Did I play this hand correctly and just got sucked out on? I knew this guy was three betting light because he had been three betting me every time I raised - I put him on something like ace rag or worse so I shoved and he called.
Played 100% perfectly. Given his play with A8o, QQ is way ahead of his range, making your play massively +EV in the long run.
I have two points of feedback (both of which are actually wrong in this exact situation lol). Your initial 10x open size over 1 limper is too large, and players who play decent ranges or who know what they are doing are either going to fold, set mine if deep enough, or stack you with AA/KK. However, in the game you are playing it appears to be a perfect sizing to cut down on multi-way pots and get value from people who don’t care or know and will play any cards.
Facing the 3-bet over your massive raise, I would usually assume they have KK/AA (which also was wrong this time). But I haven’t played much low to medium stakes ring on Replay; I played tournaments til I had 8m and started with 2k/4k ring. If you have info on the player 3-betting a lot or being a maniac then obviously QQ is going to be ahead of their range. Against a lot of players who rarely raise I would consider folding hands as strong as TT/AQ if they suddenly 3-bet.
But, as played you got max value with a hand that crushes his range and that’s all you can do.
Hi @speculator, many thanks for the great questions you have been asking!
As someone who plays low stakes exclusively (for now!!!), I think that I can add to what @JoeDirk has to say. Note that it is ALWAYS good advice to listen to Joe and implement his suggestions!
Joe acknowledged that you played 100% perfectly and I agree. Joes advice, which he admits is “wrong” in this particular situation is, in my opinion, wrong nearly all of the time at the low stakes tables and, with emphasis, ONLY at the low stakes tables. If you read that you are against a knowledgeable player, even on the low stakes tables, Joes way is the only way!
Players at the low stakes tables are ridiculously sticky and, in my experience, 10BB is quite often the minimum required to reduce the field to a manageable number. I would certainly go lower with something like high suited connectors or big(gish) suited aces (in position!) because they play well post-flop against a big field, offer you a number of bluff and semi-bluff opportunities and you could easily take 2 or 3 stacks if you hit directly or hit the nuts draw and then hit the turn or river.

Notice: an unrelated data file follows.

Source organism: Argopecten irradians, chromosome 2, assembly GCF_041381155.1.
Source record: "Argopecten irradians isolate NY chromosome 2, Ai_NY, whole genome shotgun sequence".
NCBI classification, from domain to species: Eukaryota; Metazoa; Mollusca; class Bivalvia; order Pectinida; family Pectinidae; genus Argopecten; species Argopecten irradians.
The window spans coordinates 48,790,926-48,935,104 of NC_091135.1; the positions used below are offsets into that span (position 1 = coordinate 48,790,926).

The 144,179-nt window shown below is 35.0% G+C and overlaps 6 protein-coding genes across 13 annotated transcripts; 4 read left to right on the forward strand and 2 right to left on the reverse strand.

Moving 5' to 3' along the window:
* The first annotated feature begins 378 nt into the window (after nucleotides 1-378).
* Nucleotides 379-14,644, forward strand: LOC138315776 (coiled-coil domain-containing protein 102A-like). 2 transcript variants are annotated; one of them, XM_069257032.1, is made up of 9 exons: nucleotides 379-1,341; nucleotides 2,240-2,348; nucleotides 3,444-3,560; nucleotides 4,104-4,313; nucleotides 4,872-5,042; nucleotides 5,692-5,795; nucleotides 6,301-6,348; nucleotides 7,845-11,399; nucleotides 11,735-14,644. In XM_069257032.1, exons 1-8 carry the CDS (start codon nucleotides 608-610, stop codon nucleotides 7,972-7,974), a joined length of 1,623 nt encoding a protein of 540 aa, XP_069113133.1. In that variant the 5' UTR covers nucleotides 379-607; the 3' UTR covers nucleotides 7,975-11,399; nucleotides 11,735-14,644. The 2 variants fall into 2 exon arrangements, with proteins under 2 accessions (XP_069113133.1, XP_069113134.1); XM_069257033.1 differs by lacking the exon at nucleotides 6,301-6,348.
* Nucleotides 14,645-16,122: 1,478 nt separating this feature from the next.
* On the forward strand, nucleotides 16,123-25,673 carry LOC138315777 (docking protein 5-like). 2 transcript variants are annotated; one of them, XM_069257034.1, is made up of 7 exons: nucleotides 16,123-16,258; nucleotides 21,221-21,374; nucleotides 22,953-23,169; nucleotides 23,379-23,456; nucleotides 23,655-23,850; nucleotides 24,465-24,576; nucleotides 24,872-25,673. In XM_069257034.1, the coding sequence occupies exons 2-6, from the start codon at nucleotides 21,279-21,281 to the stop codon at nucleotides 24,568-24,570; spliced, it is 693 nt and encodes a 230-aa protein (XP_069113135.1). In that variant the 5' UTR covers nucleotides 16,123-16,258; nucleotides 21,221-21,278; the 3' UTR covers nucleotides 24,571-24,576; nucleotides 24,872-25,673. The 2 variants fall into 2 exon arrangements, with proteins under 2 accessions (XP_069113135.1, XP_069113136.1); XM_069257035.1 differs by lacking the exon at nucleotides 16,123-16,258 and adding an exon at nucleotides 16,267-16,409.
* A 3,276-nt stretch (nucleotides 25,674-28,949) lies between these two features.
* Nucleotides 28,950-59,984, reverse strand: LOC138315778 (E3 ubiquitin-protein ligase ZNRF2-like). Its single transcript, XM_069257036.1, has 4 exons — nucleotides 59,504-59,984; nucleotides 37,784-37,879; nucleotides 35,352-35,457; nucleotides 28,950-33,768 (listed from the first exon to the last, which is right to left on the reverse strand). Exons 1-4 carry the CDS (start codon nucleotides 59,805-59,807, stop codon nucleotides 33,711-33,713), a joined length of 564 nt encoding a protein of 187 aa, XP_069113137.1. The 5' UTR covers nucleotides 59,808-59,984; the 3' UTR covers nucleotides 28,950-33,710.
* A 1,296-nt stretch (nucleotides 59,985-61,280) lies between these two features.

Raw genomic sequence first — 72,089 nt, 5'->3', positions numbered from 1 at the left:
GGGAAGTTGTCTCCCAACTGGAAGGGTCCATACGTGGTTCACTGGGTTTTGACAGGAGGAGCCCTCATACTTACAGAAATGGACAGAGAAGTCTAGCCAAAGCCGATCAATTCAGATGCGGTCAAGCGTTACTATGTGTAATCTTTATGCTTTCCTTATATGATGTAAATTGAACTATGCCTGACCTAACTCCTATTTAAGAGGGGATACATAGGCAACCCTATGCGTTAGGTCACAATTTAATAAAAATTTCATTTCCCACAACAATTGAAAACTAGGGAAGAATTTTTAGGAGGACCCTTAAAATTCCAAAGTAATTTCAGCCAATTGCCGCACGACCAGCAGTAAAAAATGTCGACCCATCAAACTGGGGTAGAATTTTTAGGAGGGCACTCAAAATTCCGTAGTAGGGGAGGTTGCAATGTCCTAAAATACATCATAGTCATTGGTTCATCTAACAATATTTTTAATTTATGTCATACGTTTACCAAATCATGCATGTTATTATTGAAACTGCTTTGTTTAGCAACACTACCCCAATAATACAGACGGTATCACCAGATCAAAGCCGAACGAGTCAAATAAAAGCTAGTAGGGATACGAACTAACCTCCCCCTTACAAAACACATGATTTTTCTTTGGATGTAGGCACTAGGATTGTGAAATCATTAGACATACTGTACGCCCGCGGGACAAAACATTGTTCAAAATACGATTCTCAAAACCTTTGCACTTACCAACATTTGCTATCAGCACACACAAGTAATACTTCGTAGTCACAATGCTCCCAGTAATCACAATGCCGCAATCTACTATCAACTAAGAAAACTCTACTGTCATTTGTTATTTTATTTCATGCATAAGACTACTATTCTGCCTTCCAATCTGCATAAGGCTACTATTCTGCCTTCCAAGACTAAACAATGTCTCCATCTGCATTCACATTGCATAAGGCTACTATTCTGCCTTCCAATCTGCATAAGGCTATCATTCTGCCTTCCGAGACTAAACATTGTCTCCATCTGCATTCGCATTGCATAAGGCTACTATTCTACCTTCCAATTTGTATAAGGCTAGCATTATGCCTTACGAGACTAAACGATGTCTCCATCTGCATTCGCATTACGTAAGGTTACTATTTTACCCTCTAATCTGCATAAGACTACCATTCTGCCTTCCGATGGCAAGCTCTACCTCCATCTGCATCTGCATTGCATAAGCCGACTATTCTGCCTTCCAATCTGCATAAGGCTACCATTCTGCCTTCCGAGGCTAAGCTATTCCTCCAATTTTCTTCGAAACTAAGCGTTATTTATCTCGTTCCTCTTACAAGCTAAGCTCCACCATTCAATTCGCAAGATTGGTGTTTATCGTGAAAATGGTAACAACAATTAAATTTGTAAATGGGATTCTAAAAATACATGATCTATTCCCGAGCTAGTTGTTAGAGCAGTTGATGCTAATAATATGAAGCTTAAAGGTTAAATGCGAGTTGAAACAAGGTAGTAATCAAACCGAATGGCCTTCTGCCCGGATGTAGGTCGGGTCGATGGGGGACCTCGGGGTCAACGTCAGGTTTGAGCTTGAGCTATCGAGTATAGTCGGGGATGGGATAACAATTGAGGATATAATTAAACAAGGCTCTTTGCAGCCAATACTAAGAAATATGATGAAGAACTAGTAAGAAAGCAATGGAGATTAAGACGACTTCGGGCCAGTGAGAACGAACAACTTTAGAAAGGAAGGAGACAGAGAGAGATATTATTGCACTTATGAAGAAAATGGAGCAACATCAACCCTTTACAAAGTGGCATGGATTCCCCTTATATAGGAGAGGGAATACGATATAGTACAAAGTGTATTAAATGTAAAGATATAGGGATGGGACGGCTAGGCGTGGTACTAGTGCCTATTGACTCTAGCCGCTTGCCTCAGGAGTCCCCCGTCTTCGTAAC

You have a specific read on this villain, which is great, but I don’t think you need to limit yourself to that extent. My experience is that many or most of the low stakes players will 3-bet or call with a range not tighter than 66+, A5s+, KJs+, QTs+, Jts, AKo, KQo and QJo; many of them will play a LOT looser than this - my AA shove was recently called by QTs who then took the pot. A one gapper that couldn’t even make the nuts flush!!! It’s tough being me lol
Assuming, as you read the villain, that s/he is 3-betting light, I think the above range is easily in his/her shoving range.
If I have read the hand correctly, you actually bet (when you shoved) 4691 chips into an expected pot of 13957 chips. If, and it’s always (educated?) guesswork, the suggested range is correct, your pre-flop equity is 67.18%.
EV = (67.18% * 13957) - (32.82% * 4691) = 7837 chips (rounded up).
For what it’s worth, on the low stakes tables, I would be very tempted to 3-bet and then call your shove with TT+. Even with a player that tight, you still have 50% equity pre-flop = 4633 EV.
Not only was your shove +EV, it was, in my opinion, the only way you had to realise your equity. QQ, as you know, is not a great pair and absolutely requires some help from the board. If you had simply called his/her 3-bet, I think you would have been well advised to fold to the c-bet which was nearly guaranteed to come.
Even the fairly tight (at low stakes) range that I put villain on has a number of kings which obviously killed you. If we loosen villains range, ever so slightly, to include 55, it really would have been risky business to call a c-bet. Also note that villains range includes a number of nut flush draws, all of which would have knocked you out if they hit on subsequent streets - note the 4h on the river giving 3 to a flush!
By forcing the villain to make a hard decision pre-flop, you will nearly always (7/10) over-realise your equity. Just understand that you lose your stack, or most of it, 3/10 times!
Hope this helps and, if in doubt, listen to Joe more than me